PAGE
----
Govt to create economic recovery task force
New body to be modelled on successful Covid centre
The government looks set to establish a centre to handle the country's economic rehabilitation from the coronavirus.
It is envisaged that the body will work in the same way as the current Centre for Covid-19 Situation Administration (CCSA), which has been successful in controlling the pandemic.
Prime Minister Prayut Chan-o-cha on Friday agreed with the plan proposed by the private sector and instructed related agencies to look into it.
Gen Prayut called a joint meeting to comprise his advisory team, heads of private organisations, Deputy Prime Minister Somkid Jatusripitak, Finance Minister Uttama Savanayana, the deputy secretary-general to the prime minister for political affairs, Kobsak Pootrakool, Bank of Thailand governor Veerathai Santiprabhop and Thosaporn Sirisumphand, secretary-general to the National Economic and Social Development Council (NESDC).
Mr Kobsak said the new economic rehabilitation centre would be chaired by Gen Prayut.
Kalin Sarasin, chairman of the Thai Chamber of Commerce, said the private sector had proposed that the centre be set up to facilitate cooperation between all parties to rehabilitate the Thai economy, which is being ravaged by the pandemic. The premier himself should its chairman, he suggested.
Meanwhile, Mr Kobsak said the PM's advisory team had also proposed that the government quickly produce updated data in order to address the economic problems more efficiently.
"The government should have quick measures on hand to tackle the economic problems caused by the pandemic, particularly the anticipated hefty unemployment among 500,000 new graduates this year," he said.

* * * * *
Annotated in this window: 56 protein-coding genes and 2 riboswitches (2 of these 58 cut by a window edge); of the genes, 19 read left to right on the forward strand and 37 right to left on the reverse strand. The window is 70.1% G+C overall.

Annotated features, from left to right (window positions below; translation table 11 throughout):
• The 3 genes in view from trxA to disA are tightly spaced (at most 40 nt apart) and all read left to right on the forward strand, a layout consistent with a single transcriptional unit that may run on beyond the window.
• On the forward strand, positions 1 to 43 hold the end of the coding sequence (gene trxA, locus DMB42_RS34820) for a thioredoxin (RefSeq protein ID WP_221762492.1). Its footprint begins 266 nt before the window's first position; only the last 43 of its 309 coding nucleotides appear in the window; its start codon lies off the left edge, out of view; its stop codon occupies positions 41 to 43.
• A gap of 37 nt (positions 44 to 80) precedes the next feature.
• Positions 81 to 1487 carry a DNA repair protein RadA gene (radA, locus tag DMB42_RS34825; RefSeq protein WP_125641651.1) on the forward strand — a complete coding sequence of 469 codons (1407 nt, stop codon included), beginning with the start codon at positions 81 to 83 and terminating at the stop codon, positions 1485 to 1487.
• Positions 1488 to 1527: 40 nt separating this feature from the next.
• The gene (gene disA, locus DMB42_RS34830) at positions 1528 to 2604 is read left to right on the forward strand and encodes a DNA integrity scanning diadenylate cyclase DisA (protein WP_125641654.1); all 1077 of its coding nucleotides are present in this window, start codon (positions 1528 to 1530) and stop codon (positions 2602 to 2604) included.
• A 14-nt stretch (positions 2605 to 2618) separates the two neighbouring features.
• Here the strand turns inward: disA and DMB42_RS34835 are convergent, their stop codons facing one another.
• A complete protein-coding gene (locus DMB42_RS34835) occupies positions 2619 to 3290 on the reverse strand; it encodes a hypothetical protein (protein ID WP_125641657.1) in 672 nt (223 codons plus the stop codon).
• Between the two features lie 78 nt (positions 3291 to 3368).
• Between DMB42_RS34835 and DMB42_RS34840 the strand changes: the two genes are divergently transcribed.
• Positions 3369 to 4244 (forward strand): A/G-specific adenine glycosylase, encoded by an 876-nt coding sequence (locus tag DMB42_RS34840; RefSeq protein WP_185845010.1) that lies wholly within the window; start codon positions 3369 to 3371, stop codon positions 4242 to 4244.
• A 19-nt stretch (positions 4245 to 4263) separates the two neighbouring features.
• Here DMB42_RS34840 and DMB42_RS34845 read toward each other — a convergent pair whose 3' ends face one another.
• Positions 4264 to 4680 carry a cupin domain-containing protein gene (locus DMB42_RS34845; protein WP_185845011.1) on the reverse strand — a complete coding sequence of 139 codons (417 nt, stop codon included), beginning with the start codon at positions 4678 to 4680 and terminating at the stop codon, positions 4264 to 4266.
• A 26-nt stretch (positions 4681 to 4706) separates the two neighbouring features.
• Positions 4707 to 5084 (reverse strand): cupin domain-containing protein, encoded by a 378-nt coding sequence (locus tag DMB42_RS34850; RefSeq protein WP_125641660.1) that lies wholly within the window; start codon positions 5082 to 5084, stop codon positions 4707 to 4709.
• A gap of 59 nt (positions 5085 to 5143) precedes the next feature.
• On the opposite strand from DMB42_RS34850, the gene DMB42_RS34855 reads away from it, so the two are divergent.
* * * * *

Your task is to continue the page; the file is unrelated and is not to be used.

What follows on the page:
Kobsak: Quick measures needed
Mr Kobsak said the government also agreed yesterday to allow SMEs to gain greater access to state procurement projects.
State agencies may be required to buy SMEs' (small to medium sized Enterprises) products or services for at least 30% of their procurements each year, he said.
Currently, almost all SMEs cannot compete with large companies for state procurements due to their prohibitive costs.
Mr Kobsak said a 50 billion-baht SME fund would be established soon to help those SMEs which cannot access the soft loan scheme offered by the Bank of Thailand.
The bank began accepting applications for SMEs affected by the coronavirus crisis on April 27. The loans aim to help ease SMEs' suffering and boost their liquidity, enabling them to pay for necessary expenses, particularly wages.
The two-year scheme, part of the third phase of the government's relief measures, means the central bank will charge commercial banks just 0.01% interest to re-lend to SMEs with a maximum credit line of 500 million baht at 2%.
SMEs must operate domestically, be non-listed companies and still be servicing debts from last year.